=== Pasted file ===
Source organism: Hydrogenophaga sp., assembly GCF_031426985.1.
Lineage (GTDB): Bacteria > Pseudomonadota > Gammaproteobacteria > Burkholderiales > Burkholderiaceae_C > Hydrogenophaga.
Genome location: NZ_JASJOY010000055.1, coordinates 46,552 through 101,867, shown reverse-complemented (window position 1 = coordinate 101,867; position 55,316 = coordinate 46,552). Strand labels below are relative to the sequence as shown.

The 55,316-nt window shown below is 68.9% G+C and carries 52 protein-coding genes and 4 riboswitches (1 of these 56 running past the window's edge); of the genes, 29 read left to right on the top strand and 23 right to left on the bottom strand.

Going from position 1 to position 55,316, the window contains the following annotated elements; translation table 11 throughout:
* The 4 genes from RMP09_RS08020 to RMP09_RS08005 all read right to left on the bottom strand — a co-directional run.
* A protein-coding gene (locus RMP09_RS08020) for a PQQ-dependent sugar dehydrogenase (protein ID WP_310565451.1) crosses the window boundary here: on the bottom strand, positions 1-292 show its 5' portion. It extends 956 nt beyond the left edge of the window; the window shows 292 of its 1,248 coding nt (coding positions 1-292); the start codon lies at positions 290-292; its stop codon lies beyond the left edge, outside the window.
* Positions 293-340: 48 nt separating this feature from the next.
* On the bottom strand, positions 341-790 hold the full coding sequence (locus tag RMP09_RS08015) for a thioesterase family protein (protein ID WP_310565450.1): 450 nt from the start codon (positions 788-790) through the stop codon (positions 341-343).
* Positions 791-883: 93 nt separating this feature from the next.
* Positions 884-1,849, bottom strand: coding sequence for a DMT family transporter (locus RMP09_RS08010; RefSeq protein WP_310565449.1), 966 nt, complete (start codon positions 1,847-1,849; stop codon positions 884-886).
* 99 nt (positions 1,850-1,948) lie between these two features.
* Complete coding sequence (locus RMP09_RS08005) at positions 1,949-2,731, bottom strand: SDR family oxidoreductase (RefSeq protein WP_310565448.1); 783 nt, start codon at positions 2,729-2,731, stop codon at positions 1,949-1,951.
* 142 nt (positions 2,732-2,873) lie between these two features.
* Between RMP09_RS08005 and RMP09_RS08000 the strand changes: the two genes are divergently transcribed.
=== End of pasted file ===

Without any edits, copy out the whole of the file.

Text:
Source organism: Hydrogenophaga sp., assembly GCF_031426985.1.
Lineage (GTDB): Bacteria > Pseudomonadota > Gammaproteobacteria > Burkholderiales > Burkholderiaceae_C > Hydrogenophaga.
Genome location: NZ_JASJOY010000055.1, coordinates 46,552 through 101,867, shown reverse-complemented (window position 1 = coordinate 101,867; position 55,316 = coordinate 46,552). Strand labels below are relative to the sequence as shown.

The 55,316-nt window shown below is 68.9% G+C and carries 52 protein-coding genes and 4 riboswitches (1 of these 56 running past the window's edge); of the genes, 29 read left to right on the top strand and 23 right to left on the bottom strand.

Going from position 1 to position 55,316, the window contains the following annotated elements; translation table 11 throughout:
* The 4 genes from RMP09_RS08020 to RMP09_RS08005 all read right to left on the bottom strand — a co-directional run.
* A protein-coding gene (locus RMP09_RS08020) for a PQQ-dependent sugar dehydrogenase (protein ID WP_310565451.1) crosses the window boundary here: on the bottom strand, positions 1-292 show its 5' portion. It extends 956 nt beyond the left edge of the window; the window shows 292 of its 1,248 coding nt (coding positions 1-292); the start codon lies at positions 290-292; its stop codon lies beyond the left edge, outside the window.
* Positions 293-340: 48 nt separating this feature from the next.
* On the bottom strand, positions 341-790 hold the full coding sequence (locus tag RMP09_RS08015) for a thioesterase family protein (protein ID WP_310565450.1): 450 nt from the start codon (positions 788-790) through the stop codon (positions 341-343).
* Positions 791-883: 93 nt separating this feature from the next.
* Positions 884-1,849, bottom strand: coding sequence for a DMT family transporter (locus RMP09_RS08010; RefSeq protein WP_310565449.1), 966 nt, complete (start codon positions 1,847-1,849; stop codon positions 884-886).
* 99 nt (positions 1,850-1,948) lie between these two features.
* Complete coding sequence (locus RMP09_RS08005) at positions 1,949-2,731, bottom strand: SDR family oxidoreductase (RefSeq protein WP_310565448.1); 783 nt, start codon at positions 2,729-2,731, stop codon at positions 1,949-1,951.
* 142 nt (positions 2,732-2,873) lie between these two features.
* Between RMP09_RS08005 and RMP09_RS08000 the strand changes: the two genes are divergently transcribed.